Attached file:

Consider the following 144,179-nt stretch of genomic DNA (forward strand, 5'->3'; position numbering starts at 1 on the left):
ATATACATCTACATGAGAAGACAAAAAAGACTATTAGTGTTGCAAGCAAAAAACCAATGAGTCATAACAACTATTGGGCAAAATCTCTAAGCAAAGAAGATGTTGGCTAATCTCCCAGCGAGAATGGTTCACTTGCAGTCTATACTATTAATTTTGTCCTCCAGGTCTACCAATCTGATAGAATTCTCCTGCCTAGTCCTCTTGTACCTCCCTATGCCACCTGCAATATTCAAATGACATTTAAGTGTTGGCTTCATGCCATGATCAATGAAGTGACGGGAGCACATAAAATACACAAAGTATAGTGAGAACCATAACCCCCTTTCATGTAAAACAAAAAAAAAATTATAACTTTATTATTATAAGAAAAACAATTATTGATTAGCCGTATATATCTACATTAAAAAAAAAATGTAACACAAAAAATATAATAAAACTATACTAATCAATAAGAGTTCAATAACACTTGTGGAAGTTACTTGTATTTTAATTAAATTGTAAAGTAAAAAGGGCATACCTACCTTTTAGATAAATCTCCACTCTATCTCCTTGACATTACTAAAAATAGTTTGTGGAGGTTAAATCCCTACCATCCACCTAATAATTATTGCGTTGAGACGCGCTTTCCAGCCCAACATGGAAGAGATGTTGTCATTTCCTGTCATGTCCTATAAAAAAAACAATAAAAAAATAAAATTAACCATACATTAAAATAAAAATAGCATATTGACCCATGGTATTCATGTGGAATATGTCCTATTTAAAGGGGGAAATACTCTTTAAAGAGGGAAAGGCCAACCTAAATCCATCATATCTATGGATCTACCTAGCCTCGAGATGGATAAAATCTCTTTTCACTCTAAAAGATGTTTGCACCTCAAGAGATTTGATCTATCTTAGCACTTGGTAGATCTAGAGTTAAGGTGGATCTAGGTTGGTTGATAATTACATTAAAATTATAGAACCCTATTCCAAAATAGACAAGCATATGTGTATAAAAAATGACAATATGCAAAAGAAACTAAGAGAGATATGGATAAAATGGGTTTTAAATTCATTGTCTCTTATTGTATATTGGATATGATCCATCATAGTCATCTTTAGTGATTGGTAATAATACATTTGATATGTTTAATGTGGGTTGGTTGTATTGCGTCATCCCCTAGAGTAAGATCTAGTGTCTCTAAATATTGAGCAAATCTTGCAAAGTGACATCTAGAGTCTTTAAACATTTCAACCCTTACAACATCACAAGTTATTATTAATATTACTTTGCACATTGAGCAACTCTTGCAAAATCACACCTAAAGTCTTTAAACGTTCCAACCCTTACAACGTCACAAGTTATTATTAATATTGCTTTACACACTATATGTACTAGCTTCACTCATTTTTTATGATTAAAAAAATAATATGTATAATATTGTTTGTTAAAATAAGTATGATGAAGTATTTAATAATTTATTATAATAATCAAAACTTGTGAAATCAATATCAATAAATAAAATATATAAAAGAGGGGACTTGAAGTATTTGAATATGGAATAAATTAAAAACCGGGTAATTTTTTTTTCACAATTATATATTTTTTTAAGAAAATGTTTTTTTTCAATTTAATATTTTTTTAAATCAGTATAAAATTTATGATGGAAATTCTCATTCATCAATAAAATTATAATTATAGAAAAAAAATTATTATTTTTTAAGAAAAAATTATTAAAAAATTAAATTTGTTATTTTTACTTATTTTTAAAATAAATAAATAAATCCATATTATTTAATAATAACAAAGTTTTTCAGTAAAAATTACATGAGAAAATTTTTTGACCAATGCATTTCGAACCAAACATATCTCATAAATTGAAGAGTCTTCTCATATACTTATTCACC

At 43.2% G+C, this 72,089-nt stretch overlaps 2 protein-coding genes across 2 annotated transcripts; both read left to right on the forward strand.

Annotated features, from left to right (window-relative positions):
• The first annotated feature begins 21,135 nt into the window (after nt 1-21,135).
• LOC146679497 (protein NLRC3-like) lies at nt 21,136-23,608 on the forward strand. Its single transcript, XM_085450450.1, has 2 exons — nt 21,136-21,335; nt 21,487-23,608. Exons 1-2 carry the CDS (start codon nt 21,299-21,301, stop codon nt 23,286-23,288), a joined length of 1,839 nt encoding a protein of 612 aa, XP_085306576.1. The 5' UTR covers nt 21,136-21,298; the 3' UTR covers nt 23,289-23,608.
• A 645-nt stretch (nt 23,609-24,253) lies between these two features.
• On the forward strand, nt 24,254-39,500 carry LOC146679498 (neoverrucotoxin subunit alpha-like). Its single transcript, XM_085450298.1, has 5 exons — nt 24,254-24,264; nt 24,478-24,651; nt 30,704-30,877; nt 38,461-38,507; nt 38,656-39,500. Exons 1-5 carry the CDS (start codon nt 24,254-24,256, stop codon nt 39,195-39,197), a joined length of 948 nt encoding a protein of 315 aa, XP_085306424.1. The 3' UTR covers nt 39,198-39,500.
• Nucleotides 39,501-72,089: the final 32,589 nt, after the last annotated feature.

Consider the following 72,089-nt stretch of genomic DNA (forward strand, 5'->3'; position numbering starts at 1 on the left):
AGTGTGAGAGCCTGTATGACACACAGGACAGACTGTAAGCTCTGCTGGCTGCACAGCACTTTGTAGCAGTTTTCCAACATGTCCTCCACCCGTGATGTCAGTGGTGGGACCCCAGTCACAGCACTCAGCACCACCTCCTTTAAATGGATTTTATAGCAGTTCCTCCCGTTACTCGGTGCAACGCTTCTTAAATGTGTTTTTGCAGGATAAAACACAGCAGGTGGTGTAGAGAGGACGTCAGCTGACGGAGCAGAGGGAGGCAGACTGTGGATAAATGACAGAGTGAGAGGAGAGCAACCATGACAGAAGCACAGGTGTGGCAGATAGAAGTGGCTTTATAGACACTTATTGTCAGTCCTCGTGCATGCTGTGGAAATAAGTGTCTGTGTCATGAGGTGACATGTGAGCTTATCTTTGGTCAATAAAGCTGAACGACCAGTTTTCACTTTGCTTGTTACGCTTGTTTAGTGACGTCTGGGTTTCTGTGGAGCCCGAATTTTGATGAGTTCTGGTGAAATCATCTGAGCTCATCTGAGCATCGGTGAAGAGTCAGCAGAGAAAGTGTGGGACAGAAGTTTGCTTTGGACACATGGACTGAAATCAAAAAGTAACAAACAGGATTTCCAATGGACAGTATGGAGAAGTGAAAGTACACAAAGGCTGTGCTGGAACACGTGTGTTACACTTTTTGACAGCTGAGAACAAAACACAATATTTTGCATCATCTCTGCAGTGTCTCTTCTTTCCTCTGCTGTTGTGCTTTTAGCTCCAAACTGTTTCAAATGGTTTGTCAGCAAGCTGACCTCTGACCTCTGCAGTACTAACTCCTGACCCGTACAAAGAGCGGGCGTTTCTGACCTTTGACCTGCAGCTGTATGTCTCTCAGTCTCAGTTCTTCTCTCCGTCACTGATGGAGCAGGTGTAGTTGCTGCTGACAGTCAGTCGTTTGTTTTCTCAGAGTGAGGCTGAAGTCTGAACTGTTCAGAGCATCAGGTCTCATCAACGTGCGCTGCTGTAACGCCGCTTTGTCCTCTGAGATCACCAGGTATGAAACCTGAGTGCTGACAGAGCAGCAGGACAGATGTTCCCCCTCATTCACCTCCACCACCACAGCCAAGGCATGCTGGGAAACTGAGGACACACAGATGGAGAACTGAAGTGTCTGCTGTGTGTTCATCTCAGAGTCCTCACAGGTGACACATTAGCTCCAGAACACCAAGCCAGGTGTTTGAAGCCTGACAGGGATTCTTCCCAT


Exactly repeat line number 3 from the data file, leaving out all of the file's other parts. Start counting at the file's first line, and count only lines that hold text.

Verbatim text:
At 43.2% G+C, this 72,089-nt stretch overlaps 2 protein-coding genes across 2 annotated transcripts; both read left to right on the forward strand.